Again, in 2015 Canadians were promised meaningful action on the issue of climate change. This would have been a relief after ten years of the Harper Conservatives pretending that it just wasn’t happening. So, in order to woo us, Justin Trudeau spoke often about how the Liberals would handle the climate file differently. They did. Just not the way environmentally minded voters were hoping they would.

Whereas Stephen Harper did nothing, Justin Trudeau did too much. The Liberals opted for the lie-by-contradiction method – implementing two policies that were in direct opposition to each other and so, cancelling out any meaningful change. They imposed carbon pricing while at the same time buying a pipeline. Given the fact that the Alberta Tar Sands are Canada’s most epic contribution to greenhouse gas emissions, passing carbon pricing, while simultaneously enabling much more oil to be pumped and transported, equates to handing out bailing buckets on the Titanic.

The lie-by-contradiction also figured in our foreign policy. In August 2018, Minister Chrystia Freeland set off a diplomatic row with Saudi Arabia. Canadians felt about two minutes of pride seeing our government standing up for human rights. Then, we quickly remembered that that same government was also selling military hardware to the Saudis.

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On both climate change and foreign policy, the Trudeau Government displayed a jaw-dropping ability to speak out of both sides of it’s mouth. Selling Albertans on a new pipeline, while at the same time selling the rest of Canada on carbon pricing. Tweeting about human rights in Saudi Arabia, while at the same time NOT cancelling an arms deal with the regime.

Finally, the piece de resistance. The ultimate dirty lie: just blame the other guy. In January 2019, ‘the other guy’, was Jody Wilson-Raybould (JWR). This tactic backfired spectacularly, as JWR wasn’t willing to play the part of scapegoat. The fallout was glorious, and I say glorious only because the whole SNC ordeal, and Wilson-Raybould’s response gave Canadians a glimpse of what integrity looks like.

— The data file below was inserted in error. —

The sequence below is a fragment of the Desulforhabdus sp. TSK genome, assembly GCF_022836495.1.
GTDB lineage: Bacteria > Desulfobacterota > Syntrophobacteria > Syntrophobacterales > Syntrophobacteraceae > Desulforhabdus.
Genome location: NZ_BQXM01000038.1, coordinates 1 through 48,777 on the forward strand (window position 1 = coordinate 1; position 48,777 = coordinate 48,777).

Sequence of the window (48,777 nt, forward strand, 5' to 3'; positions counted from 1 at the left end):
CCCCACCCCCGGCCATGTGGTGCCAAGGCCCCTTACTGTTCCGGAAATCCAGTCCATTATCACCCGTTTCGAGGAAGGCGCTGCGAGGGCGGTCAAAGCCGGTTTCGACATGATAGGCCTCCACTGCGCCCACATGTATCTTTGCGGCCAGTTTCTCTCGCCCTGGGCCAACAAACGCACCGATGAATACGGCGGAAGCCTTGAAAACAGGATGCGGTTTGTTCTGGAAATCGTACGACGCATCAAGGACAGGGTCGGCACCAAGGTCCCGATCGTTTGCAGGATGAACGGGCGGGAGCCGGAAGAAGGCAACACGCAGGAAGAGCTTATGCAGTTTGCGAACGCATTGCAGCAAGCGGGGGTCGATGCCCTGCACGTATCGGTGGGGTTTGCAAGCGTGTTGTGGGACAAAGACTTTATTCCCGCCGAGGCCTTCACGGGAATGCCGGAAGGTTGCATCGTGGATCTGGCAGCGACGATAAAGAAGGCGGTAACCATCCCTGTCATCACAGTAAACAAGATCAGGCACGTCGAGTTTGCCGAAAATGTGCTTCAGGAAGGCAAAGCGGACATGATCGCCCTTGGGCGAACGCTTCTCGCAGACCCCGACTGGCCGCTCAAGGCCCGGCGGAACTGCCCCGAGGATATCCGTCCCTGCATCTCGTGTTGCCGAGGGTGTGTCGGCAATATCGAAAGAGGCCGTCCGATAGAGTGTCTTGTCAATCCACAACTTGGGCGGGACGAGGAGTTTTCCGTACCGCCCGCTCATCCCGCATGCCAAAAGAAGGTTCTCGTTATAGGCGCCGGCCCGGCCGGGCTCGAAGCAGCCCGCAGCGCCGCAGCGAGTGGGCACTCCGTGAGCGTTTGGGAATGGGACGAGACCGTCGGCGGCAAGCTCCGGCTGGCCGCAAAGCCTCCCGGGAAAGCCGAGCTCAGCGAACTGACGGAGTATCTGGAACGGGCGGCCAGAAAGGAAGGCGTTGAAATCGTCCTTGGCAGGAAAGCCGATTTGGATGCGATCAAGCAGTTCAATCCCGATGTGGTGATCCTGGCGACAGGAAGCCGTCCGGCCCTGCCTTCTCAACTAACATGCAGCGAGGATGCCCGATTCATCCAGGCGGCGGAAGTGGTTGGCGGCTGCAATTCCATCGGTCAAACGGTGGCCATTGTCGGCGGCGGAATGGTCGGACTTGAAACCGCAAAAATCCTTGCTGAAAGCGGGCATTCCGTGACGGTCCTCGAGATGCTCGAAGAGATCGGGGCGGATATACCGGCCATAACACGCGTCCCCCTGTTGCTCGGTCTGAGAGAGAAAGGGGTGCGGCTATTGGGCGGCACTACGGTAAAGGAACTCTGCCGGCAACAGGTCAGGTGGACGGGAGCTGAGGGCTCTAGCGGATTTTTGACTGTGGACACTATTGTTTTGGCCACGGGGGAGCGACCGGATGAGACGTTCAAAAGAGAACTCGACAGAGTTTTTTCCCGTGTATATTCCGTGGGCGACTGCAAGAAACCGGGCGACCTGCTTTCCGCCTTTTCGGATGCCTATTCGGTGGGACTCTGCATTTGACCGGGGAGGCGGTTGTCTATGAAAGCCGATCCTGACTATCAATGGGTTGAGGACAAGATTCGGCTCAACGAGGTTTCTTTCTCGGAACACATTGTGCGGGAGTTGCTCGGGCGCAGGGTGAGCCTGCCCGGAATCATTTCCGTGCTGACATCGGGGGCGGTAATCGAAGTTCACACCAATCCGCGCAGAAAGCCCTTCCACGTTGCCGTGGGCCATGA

Wanting to protect a major corporation in his home riding from criminal prosecution, Justin Trudeau interfered with the rule of law, breaking codes of ethics in an attempt to influence the Attorney General’s decision. I can say this because in August 2019 the Ethics Commissionaire confirmed it in a report. This tactic could have worked if Jody had been willing to play ball – but she wasn’t.
The Prime Minister was made to look the ass day after day as the lies he tried to spin continually ran up against a wall of truth. First, he claimed the accusations were false. Then he said it could not be so because Raybould’s presence in cabinet said differently. The next day JWR quit cabinet. Trudeau was gobsmacked, and looked it. How dare a member of his rank and file not fall on the sword when called upon?

Even now, despite hours of testimony, recorded phone calls and even a report saying he did wrong, Trudeau still refuses to accept any responsibility. Actually wait, he accepted the Ethics Commissionaire’s report, but then denied he was responsible for that report found? I think that’s right. At least Gerald Butts is gone, that little Machiavellian turd. Actually, wait – he’s on Trudeau’s campaign team. Shit, these guys really don’t learn do they?

It is also worth noting that the Liberal double-speak, and SNC affair, has even further complicated our position on the international stage. At the same time the Prime Minister was interfering with the rule of law in the SNC case, he was using the principal to stand the moral high-ground against the Chinese government’s arguments regarding Huawei executive, Meng Wanzhou – something that hasn’t gone unnoticed in Bejing. So that makes two cases where two of the world’s most repressive regimes, Beijing and Riyadh, appear more principled then Ottawa. Thanks Justin.

The sad reality is, we voters have few alternatives to Justin Trudeau. In next month’s issue, I’ll discuss some options on how I am considering facing this election. For now, all I know is that I can’t vote Liberal. I didn’t like Harper, and I don’t like Scheer, but at least I knew where they stood/stand. Trying to figure that out with the Liberals is like trying to nail jello to the wall – infuriating and pointless. I can watch a thief, but I can’t watch Justin Trudeau.